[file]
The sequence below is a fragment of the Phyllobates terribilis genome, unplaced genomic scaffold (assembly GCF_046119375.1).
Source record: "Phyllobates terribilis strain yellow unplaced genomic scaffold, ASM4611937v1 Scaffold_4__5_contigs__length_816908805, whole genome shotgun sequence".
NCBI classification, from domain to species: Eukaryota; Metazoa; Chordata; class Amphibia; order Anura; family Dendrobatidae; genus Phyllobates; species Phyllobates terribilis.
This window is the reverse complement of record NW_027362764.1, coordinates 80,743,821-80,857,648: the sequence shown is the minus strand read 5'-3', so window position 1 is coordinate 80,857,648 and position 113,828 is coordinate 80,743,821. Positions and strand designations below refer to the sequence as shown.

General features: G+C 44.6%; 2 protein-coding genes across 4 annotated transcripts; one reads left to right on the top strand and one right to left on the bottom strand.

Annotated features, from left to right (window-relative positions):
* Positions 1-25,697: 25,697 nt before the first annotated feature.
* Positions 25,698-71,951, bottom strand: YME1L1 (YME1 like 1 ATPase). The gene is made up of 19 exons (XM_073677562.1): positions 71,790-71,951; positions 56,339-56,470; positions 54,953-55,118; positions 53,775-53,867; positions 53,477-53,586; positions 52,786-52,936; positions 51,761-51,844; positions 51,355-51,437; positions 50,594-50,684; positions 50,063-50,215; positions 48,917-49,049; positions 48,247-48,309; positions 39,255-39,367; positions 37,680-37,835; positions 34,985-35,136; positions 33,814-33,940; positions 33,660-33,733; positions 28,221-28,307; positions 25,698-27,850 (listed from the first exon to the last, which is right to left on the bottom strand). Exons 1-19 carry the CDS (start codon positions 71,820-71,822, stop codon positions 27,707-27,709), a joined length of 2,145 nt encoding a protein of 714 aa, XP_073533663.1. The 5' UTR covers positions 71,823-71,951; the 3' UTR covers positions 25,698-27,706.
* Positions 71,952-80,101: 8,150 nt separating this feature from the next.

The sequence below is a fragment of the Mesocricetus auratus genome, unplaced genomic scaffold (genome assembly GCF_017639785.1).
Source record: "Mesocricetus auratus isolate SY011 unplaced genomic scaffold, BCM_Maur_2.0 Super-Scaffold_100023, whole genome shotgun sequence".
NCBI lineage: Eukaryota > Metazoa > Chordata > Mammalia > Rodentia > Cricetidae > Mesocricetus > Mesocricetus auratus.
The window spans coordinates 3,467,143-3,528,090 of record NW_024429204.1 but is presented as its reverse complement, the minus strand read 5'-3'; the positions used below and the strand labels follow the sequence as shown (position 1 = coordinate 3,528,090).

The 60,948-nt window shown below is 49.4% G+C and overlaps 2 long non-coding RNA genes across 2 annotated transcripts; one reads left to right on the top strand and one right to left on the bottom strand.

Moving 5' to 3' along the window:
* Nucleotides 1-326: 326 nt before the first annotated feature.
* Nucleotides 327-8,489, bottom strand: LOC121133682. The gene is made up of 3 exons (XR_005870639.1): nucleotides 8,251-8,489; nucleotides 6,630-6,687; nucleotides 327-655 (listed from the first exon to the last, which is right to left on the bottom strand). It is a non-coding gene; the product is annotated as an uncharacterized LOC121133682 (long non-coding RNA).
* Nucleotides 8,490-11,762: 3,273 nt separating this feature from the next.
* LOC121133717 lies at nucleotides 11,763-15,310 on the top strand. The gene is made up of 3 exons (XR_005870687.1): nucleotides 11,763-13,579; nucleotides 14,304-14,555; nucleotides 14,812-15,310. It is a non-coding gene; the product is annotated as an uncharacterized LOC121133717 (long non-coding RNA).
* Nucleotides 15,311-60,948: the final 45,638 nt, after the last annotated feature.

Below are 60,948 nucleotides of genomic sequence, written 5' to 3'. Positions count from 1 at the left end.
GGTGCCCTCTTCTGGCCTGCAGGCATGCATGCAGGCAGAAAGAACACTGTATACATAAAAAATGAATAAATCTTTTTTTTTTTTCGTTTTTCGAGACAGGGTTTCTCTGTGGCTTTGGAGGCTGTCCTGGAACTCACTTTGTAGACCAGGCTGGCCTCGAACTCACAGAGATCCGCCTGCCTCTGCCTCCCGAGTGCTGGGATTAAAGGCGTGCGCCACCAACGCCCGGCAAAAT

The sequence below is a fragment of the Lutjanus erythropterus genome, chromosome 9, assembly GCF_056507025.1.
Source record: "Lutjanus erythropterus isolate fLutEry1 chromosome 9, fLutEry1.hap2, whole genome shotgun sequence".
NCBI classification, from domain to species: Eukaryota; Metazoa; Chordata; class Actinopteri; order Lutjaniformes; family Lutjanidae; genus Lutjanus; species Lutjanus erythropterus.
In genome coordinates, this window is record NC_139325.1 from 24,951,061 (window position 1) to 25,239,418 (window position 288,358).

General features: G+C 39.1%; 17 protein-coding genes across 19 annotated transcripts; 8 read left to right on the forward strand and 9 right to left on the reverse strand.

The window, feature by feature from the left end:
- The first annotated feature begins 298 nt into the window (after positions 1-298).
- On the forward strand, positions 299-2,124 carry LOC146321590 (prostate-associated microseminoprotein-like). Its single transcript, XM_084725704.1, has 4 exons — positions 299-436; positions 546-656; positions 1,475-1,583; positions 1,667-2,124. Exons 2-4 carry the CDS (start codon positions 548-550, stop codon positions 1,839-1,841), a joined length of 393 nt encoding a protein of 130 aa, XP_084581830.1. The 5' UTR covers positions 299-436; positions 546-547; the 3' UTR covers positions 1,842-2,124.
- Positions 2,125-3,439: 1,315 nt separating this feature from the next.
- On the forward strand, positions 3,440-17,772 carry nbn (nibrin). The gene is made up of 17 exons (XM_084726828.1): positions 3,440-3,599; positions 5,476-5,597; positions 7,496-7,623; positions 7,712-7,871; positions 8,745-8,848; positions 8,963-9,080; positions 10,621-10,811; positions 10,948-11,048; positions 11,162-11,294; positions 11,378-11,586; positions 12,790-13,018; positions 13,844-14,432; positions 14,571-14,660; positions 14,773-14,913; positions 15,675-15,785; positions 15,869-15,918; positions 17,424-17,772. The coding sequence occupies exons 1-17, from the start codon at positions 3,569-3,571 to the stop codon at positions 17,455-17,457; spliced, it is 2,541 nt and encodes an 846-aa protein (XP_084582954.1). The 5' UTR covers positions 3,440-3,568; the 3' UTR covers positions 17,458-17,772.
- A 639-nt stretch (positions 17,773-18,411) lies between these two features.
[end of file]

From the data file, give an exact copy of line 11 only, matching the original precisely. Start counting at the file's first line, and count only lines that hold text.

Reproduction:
Source record: "Mesocricetus auratus isolate SY011 unplaced genomic scaffold, BCM_Maur_2.0 Super-Scaffold_100023, whole genome shotgun sequence".